Jaap van Hengstum

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since Jul 24, 2003
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Recent posts by Jaap van Hengstum

Today we talked about some design issues for a web application we are doing. We had an discussion about something and I settled for something I disagreed with because two people (whose opinions I normally respect) thought my solution was a bad idea.

However, I feel that I finally agreed because it was 2 to 1, not because I think their solution is better. Both solutions had their pros and cons, but I still think my solution has the better advantages but I couldn't convince them of that.

How do you handle these situations? Are you going for the democratic approach or will you do everything possible to push your solution as the definitive one?
20 years ago
I don't believe this is possible withouth resorting to JNI. This library uses some JNI code to find out the MAC address of the network card on various platforms; maybe it is of some use to you.
20 years ago
You might also want to take a look at some of the html-templating languages for Java, like Velocity or Freemarker. These are especially tailored for creating html representations of java objects, the advantages over XML/XSL being simpler to use and no need to convert your java objects to XML first (a disadvantage is that they are more java-platform dependent).
You could f.e. just have a generic renderer object that takes a javabean (the model) and a template string/stream (the view) and generates the html.
20 years ago

Originally posted by Rob Levo:

You are the best! Struggled with this for days with no success, and your code fixed the problem.
Can you please explain what the caching problem was, so I can understand going forward.

I spent quite a few hours on a similar problem also, so I can understand
What I know is that, in my situation, when you are running your servlet from within a security-constraint or HTTPS site, the server (Tomcat in my case) will automatically send a "Cache-Control: no-cache" header with every page (for obvious security reasons). This causes the browser (IE in my case) to disable caching the pages, so when a file is downloaded it is not stored on the disk (unless you specifically request to save it to another file by choosing 'save' in the popup dialog instead of 'open') and in some cases the browser cannot even remember the filename (which might or might not be a bug in IE).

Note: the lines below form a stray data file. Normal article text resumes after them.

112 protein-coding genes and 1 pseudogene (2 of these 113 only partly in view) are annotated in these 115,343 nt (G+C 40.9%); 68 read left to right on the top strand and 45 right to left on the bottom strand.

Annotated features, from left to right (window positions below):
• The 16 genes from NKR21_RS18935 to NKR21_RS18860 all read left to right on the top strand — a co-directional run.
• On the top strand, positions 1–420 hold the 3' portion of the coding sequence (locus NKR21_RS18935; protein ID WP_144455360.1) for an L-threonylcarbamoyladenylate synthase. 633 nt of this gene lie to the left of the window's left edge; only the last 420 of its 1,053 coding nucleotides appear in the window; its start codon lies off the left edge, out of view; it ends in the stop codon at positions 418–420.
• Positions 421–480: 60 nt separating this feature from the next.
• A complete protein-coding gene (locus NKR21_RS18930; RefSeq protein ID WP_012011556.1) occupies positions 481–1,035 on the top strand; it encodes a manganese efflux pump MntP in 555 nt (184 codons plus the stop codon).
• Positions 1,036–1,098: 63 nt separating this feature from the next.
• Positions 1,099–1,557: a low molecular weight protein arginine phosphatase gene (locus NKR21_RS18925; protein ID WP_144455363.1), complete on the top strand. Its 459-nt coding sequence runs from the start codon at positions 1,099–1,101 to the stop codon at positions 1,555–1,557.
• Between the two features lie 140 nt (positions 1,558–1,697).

So the solution is to overwrite the Cache-Control header when using content-disposition to download or display a file by setting the header in the code. The Cache-Control header can be set to 'public' or 'private' and I think 'private' may actually be a better choice because, according to the documentation, this requests public proxies not to cache the file but only private caches like the browser cache. I tried this and it works in IE.
This is what I know about this issue.
[ March 18, 2004: Message edited by: Jaap van Hengstum ]
20 years ago
Maybe it's a caching problem. Try adding res.setHeader("Cache-Control", "public") to your servlet.
20 years ago
What I usually do, is store the files outside of the webroot and use a servlet to read the file and present it to the user if the user has the necessary rights. These rights can be stored, f.e. in a database, together with the filename and other information about the uploaded document. Because the files are stored outside of the webroot, they cannot be requested by typing in the url in the browser.
The code in the servlet that requests the file could look something like this (I simplified it a bit, but you should get the point):